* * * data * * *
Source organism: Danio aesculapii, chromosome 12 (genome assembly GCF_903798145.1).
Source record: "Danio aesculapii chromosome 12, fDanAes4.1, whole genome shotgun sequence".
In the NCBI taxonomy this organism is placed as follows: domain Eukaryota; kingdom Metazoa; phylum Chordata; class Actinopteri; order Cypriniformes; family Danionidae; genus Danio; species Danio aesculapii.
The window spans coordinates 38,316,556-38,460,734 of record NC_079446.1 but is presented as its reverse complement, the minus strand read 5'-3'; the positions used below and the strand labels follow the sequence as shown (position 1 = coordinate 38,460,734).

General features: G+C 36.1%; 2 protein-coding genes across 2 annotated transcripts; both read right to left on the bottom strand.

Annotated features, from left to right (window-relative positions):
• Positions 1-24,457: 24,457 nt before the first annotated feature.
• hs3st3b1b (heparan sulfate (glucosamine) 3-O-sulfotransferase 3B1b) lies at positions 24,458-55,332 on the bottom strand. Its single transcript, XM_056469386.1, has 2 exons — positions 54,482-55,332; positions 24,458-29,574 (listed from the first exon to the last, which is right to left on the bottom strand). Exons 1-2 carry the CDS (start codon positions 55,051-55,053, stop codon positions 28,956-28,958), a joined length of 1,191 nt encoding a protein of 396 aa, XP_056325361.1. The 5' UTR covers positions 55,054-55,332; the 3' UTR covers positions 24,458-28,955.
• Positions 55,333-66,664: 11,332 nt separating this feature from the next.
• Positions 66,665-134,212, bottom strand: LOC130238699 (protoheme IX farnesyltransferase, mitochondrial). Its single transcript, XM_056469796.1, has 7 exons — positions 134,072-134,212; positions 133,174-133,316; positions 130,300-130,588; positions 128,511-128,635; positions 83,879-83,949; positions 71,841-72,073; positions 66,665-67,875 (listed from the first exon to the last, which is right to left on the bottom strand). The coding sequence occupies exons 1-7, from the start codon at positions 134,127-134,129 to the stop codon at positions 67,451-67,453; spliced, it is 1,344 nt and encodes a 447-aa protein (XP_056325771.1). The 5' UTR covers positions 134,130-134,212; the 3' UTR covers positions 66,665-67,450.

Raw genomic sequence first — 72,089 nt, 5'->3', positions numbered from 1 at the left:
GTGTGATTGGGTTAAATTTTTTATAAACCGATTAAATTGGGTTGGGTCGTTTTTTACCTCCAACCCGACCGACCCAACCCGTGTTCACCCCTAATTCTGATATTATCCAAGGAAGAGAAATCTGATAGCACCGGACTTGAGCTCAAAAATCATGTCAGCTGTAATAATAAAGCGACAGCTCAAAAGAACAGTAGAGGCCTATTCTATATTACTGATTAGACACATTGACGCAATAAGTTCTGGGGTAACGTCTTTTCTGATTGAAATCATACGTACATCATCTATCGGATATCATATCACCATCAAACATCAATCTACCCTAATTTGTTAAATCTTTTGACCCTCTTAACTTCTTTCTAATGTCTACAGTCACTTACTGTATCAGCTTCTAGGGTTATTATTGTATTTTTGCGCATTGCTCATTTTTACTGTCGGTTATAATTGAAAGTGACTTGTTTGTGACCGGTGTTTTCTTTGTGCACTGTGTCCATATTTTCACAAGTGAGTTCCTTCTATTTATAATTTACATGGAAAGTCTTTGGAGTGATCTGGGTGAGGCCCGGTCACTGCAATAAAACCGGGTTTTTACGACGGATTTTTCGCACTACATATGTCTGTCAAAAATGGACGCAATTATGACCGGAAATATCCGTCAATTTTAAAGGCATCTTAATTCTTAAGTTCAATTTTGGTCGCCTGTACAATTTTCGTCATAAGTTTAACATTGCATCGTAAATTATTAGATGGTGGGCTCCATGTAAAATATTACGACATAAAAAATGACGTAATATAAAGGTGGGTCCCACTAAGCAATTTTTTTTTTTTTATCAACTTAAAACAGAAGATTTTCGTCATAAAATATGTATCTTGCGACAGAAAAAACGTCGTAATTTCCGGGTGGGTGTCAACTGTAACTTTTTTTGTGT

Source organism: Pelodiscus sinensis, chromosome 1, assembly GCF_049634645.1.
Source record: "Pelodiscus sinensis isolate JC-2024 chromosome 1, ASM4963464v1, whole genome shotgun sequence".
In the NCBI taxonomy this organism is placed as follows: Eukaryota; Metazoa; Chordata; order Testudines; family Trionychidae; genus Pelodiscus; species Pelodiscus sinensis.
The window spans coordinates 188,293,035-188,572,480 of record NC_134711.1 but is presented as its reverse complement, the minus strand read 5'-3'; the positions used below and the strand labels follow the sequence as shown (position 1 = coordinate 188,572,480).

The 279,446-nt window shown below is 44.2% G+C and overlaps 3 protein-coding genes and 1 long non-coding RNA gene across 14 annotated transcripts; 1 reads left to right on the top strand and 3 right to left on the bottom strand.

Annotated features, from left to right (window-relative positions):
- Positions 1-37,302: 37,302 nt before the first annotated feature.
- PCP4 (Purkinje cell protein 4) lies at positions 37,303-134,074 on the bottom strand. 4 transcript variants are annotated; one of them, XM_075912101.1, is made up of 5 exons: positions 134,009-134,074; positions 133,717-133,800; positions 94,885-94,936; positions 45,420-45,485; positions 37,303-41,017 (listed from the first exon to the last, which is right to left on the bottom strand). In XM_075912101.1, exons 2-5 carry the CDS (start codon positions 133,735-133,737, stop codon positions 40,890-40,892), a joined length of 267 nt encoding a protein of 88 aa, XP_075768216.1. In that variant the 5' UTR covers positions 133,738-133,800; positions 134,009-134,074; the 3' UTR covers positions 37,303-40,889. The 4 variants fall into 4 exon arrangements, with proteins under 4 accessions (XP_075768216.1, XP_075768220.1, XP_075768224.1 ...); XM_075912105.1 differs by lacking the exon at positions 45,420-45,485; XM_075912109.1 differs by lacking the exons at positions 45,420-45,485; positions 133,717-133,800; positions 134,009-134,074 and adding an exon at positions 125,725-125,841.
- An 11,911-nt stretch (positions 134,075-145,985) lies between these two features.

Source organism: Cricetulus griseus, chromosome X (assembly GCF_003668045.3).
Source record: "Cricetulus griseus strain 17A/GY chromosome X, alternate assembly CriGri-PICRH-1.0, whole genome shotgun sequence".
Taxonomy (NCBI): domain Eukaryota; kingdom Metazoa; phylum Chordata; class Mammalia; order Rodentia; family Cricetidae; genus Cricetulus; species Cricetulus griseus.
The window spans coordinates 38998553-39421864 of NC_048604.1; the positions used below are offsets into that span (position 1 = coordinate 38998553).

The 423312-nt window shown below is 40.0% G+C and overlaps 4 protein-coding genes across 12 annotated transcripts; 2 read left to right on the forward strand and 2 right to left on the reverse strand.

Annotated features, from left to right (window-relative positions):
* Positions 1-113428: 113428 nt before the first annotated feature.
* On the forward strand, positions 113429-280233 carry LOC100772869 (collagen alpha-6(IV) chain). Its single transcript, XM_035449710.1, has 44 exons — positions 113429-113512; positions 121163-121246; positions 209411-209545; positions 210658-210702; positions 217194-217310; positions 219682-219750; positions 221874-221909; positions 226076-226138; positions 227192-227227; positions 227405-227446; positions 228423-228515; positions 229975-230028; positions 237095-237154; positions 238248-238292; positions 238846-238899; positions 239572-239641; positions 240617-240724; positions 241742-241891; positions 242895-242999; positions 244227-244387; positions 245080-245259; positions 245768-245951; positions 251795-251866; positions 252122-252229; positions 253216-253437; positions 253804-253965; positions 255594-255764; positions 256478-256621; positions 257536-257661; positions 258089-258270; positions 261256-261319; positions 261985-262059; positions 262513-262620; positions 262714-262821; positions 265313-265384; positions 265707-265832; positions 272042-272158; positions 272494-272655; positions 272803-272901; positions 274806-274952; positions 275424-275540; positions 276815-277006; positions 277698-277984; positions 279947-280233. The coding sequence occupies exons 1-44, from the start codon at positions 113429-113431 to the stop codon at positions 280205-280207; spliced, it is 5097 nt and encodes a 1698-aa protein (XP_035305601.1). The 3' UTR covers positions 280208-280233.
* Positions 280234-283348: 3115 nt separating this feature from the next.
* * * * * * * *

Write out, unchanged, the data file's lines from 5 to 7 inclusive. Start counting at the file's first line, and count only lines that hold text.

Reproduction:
General features: G+C 36.1%; 2 protein-coding genes across 2 annotated transcripts; both read right to left on the bottom strand.

Annotated features, from left to right (window-relative positions):
• Positions 1-24,457: 24,457 nt before the first annotated feature.